Scripture: Exodus 4:21-31
21 And the Lord said to Moses, “When you go back to Egypt, see that you perform before Pharaoh all the wonders that I have put in your power, but I will harden his heart, so that he will not let the people go. 22 Then you shall say to Pharaoh, ‘Thus says the Lord: Israel is my firstborn son. 23 I said to you, “Let my son go that he may serve me.” But you refused to let him go; now I will kill your firstborn son.’ ”
24 On the way, at a place where they spent the night, the Lord met him and tried to kill him. 25 But Zipporah took a flint and cut off her son’s foreskin, touched his feet with it, and said, “Truly you are a bridegroom of blood to me!” 26 So he let him alone. It was then that she said “a bridegroom of blood,” because of the circumcision.
27 The Lord said to Aaron, “Go into the wilderness to meet Moses.” So he went, and he met him at the mountain of God and kissed him. 28 Moses told Aaron all the words of the Lord with which he had sent him and all the signs with which he had charged him. 29 Then Moses and Aaron went and assembled all the elders of the Israelites. 30 Aaron spoke all the words that the Lord had spoken to Moses and performed the signs in the sight of the people. 31 The people believed, and when they heard that the Lord had given heed to the Israelites and that he had seen their misery, they bowed down and worshiped.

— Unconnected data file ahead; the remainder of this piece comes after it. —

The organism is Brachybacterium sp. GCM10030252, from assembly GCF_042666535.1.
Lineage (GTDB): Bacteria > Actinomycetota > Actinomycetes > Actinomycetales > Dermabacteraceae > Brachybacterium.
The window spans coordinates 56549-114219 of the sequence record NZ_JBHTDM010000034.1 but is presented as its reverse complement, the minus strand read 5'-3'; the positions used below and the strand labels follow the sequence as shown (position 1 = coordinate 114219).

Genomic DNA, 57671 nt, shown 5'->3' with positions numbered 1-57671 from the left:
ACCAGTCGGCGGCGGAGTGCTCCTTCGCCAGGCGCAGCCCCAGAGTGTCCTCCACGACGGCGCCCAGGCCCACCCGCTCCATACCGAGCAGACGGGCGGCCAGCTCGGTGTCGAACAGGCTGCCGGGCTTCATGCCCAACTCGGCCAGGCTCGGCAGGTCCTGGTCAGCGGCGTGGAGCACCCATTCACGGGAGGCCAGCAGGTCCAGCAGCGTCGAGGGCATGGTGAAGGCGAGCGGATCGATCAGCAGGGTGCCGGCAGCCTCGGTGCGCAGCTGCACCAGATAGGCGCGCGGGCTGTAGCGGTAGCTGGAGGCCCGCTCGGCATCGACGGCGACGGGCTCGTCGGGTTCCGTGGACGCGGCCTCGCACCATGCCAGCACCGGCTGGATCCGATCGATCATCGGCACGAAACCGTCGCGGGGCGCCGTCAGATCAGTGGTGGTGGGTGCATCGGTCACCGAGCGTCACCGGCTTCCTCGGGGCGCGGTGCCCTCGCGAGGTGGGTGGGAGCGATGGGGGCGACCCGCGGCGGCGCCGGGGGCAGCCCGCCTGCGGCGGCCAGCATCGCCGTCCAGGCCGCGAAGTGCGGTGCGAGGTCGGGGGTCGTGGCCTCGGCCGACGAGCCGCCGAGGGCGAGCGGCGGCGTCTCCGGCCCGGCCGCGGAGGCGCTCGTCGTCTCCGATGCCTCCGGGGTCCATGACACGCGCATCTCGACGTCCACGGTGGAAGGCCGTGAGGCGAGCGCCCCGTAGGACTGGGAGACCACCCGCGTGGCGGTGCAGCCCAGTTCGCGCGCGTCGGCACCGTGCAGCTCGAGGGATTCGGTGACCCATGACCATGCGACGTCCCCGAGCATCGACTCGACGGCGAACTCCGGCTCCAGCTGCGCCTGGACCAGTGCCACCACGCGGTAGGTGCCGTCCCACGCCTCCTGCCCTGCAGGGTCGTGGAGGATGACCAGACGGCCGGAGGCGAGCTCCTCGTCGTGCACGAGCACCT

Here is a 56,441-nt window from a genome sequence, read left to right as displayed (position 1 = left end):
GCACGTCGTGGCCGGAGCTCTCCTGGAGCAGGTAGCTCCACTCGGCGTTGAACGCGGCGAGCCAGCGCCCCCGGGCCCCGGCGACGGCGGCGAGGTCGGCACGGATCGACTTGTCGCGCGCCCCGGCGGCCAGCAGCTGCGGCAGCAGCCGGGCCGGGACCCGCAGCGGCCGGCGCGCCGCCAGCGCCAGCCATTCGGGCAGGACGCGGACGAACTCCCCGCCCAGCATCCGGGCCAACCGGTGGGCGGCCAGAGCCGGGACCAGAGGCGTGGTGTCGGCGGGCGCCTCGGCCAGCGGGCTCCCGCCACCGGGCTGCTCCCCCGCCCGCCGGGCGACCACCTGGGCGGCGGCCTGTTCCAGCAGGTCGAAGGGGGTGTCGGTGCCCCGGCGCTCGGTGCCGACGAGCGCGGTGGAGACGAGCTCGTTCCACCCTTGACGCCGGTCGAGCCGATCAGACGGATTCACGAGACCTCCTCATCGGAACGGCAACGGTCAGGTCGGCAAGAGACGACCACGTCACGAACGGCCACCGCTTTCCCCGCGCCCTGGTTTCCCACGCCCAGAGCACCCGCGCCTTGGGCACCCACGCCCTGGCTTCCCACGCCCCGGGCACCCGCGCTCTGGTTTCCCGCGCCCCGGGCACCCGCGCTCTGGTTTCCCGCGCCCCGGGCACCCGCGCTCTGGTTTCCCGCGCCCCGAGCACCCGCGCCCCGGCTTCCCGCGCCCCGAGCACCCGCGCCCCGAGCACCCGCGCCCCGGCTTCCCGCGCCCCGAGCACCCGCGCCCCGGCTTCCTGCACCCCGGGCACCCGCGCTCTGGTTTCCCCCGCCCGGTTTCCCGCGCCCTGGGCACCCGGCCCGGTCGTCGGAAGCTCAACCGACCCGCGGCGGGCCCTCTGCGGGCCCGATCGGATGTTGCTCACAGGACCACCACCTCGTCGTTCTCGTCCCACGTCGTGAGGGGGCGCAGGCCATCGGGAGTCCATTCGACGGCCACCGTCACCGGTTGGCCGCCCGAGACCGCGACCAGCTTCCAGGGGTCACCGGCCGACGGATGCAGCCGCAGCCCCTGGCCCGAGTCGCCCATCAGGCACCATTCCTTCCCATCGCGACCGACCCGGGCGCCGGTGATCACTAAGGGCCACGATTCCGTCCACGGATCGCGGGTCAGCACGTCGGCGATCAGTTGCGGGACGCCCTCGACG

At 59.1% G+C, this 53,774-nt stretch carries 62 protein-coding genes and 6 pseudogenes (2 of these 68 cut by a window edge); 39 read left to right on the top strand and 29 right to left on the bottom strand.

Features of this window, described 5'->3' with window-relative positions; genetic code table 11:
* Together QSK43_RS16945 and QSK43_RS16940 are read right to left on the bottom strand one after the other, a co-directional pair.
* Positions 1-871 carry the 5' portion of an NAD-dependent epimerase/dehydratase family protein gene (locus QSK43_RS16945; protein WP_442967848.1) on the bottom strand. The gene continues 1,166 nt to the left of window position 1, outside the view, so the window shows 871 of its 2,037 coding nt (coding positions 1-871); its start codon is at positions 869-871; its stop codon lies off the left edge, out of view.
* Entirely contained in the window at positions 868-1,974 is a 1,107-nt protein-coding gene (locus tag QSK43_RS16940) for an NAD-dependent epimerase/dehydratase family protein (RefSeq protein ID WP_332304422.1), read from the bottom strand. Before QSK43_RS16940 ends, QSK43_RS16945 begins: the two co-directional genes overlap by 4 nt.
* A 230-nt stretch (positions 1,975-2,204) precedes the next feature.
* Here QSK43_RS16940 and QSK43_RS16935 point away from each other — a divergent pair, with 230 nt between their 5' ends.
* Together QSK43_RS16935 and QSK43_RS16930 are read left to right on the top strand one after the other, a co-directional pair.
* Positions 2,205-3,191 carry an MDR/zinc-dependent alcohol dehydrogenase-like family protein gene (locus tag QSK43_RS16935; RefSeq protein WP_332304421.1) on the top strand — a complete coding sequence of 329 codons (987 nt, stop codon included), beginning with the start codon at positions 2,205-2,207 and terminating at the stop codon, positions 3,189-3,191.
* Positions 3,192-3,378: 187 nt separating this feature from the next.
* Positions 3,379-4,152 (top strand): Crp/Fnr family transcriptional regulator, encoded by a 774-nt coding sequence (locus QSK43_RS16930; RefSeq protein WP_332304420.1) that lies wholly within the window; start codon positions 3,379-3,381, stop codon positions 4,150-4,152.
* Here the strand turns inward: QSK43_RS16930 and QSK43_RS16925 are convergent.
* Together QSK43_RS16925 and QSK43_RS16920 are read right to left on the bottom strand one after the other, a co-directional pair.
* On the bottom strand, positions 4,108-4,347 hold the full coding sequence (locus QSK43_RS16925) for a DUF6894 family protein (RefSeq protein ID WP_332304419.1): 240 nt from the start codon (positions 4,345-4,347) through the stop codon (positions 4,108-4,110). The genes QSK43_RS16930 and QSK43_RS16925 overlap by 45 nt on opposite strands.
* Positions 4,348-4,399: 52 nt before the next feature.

Theme- Before Moses can intercede for God’s people he must completely identify with God’s people
- What does it means that God will harden Pharaoh’s heart?
- Who is the one being attacked in vv24-26 Moses or his son Gershom?’
- Why is God attacking Moses’ family on the way back to Egypt?
- How is it that Aaron is able to leave Egypt and meet Moses on God’s mountain?
Related Texts: Jeremiah 3, Psalm 2, Acts 4,Colossians 1, Hebrews 1
Verses 24-26 are vague about who is God “tried to kill” it could be either Moses or his son Gershom.
The language of verse 24 is that God “sought to kill”, this is the same language used of Pharaoh’s attitude toward Moses in verse 19. It does not inherently mean trying to kill but having a desire.
There is a thematic tie between vv 21-23 and vv 24-26 around the importance of the firstborn son.
Aaron met Moses at the Mountain of God, presumably this is Horeb/Sinai, which indicates that this event happened prior to vv 21-26 when Moses is traveling back to Egypt from Midian
For my video on the background to the text click here